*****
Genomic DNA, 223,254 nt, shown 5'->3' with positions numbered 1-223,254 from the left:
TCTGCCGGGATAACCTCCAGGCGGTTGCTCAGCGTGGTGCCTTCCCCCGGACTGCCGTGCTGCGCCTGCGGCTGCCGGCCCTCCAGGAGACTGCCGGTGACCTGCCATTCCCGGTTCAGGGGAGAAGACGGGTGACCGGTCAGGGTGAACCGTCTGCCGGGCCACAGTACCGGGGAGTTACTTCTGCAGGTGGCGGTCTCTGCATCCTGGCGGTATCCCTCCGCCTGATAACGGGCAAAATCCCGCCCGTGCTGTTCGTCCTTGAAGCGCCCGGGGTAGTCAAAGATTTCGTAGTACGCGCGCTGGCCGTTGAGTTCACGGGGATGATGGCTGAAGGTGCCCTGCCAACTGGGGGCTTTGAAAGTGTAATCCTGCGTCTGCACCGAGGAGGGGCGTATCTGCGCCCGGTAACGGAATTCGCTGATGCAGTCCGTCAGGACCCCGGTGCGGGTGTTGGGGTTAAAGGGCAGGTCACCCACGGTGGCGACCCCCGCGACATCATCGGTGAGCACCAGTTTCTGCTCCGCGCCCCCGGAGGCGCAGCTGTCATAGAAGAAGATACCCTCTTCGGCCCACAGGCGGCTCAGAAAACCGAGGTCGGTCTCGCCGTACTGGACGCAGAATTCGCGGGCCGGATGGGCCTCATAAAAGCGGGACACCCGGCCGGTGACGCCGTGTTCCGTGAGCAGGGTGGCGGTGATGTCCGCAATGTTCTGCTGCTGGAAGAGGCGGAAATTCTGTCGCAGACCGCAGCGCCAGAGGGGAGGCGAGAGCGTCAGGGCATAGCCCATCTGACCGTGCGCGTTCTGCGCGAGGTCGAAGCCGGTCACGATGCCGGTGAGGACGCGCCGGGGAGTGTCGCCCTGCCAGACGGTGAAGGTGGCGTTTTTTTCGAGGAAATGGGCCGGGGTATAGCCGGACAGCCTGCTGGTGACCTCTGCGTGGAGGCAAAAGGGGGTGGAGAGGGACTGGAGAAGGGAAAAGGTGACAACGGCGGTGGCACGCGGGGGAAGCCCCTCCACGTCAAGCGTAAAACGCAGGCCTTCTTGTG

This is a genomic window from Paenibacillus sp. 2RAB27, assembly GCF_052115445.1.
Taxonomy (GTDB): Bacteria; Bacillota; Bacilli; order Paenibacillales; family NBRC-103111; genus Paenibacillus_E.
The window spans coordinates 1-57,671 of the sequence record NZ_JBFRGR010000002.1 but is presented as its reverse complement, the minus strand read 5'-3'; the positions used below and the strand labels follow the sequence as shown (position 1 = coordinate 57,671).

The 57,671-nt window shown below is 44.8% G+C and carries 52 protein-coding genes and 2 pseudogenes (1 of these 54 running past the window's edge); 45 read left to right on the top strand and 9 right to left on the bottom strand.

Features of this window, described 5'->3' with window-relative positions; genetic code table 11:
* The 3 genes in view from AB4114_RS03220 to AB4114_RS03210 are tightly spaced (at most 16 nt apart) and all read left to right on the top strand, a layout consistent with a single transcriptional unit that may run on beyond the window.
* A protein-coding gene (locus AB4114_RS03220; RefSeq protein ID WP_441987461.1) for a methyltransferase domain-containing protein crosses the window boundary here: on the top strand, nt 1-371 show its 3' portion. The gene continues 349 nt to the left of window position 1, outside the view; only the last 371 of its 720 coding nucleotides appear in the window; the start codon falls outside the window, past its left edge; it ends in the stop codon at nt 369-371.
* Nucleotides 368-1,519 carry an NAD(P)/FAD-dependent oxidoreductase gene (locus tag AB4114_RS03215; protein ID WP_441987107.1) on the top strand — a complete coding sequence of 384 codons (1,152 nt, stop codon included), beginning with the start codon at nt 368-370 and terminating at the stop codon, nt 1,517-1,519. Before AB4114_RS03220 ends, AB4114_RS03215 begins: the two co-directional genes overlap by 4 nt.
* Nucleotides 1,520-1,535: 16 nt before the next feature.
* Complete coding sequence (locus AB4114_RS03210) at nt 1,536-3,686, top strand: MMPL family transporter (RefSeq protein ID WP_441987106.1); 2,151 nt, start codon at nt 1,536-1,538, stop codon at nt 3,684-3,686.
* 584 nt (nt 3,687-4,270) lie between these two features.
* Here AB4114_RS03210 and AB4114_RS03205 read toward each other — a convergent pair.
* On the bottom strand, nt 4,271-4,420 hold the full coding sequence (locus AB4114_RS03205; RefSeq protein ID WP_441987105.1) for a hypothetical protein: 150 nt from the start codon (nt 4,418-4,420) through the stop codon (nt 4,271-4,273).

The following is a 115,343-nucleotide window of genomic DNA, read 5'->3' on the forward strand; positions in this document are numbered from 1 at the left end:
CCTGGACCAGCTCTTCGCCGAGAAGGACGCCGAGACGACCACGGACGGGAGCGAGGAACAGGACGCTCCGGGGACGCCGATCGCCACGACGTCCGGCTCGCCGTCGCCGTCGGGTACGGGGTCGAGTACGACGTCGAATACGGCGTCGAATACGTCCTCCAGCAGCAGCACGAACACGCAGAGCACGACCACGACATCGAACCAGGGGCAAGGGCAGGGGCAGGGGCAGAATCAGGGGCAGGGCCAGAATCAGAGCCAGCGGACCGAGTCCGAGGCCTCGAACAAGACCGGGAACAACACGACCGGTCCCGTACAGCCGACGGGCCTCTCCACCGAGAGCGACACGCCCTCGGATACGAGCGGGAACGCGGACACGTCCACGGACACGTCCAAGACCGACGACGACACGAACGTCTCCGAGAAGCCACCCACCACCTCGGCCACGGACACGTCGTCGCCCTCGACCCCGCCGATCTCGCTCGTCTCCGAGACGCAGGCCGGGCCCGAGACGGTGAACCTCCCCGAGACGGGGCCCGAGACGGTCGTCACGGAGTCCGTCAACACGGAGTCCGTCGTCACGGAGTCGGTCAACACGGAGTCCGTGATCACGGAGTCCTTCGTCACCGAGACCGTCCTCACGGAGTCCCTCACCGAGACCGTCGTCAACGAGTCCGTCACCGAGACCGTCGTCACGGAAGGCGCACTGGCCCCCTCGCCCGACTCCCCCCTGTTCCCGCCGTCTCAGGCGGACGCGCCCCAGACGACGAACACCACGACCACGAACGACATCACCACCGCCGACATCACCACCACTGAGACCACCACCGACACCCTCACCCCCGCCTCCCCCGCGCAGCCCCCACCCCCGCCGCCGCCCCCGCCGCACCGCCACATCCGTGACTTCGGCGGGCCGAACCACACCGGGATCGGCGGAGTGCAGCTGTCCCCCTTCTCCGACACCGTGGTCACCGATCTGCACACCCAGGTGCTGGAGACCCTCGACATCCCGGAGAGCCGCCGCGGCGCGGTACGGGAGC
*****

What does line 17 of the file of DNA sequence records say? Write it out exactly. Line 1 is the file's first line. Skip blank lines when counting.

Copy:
CCTGGACCAGCTCTTCGCCGAGAAGGACGCCGAGACGACCACGGACGGGAGCGAGGAACAGGACGCTCCGGGGACGCCGATCGCCACGACGTCCGGCTCGCCGTCGCCGTCGGGTACGGGGTCGAGTACGACGTCGAATACGGCGTCGAATACGTCCTCCAGCAGCAGCACGAACACGCAGAGCACGACCACGACATCGAACCAGGGGCAAGGGCAGGGGCAGGGGCAGAATCAGGGGCAGGGCCAGAATCAGAGCCAGCGGACCGAGTCCGAGGCCTCGAACAAGACCGGGAACAACACGACCGGTCCCGTACAGCCGACGGGCCTCTCCACCGAGAGCGACACGCCCTCGGATACGAGCGGGAACGCGGACACGTCCACGGACACGTCCAAGACCGACGACGACACGAACGTCTCCGAGAAGCCACCCACCACCTCGGCCACGGACACGTCGTCGCCCTCGACCCCGCCGATCTCGCTCGTCTCCGAGACGCAGGCCGGGCCCGAGACGGTGAACCTCCCCGAGACGGGGCCCGAGACGGTCGTCACGGAGTCCGTCAACACGGAGTCCGTCGTCACGGAGTCGGTCAACACGGAGTCCGTGATCACGGAGTCCTTCGTCACCGAGACCGTCCTCACGGAGTCCCTCACCGAGACCGTCGTCAACGAGTCCGTCACCGAGACCGTCGTCACGGAAGGCGCACTGGCCCCCTCGCCCGACTCCCCCCTGTTCCCGCCGTCTCAGGCGGACGCGCCCCAGACGACGAACACCACGACCACGAACGACATCACCACCGCCGACATCACCACCACTGAGACCACCACCGACACCCTCACCCCCGCCTCCCCCGCGCAGCCCCCACCCCCGCCGCCGCCCCCGCCGCACCGCCACATCCGTGACTTCGGCGGGCCGAACCACACCGGGATCGGCGGAGTGCAGCTGTCCCCCTTCTCCGACACCGTGGTCACCGATCTGCACACCCAGGTGCTGGAGACCCTCGACATCCCGGAGAGCCGCCGCGGCGCGGTACGGGAGC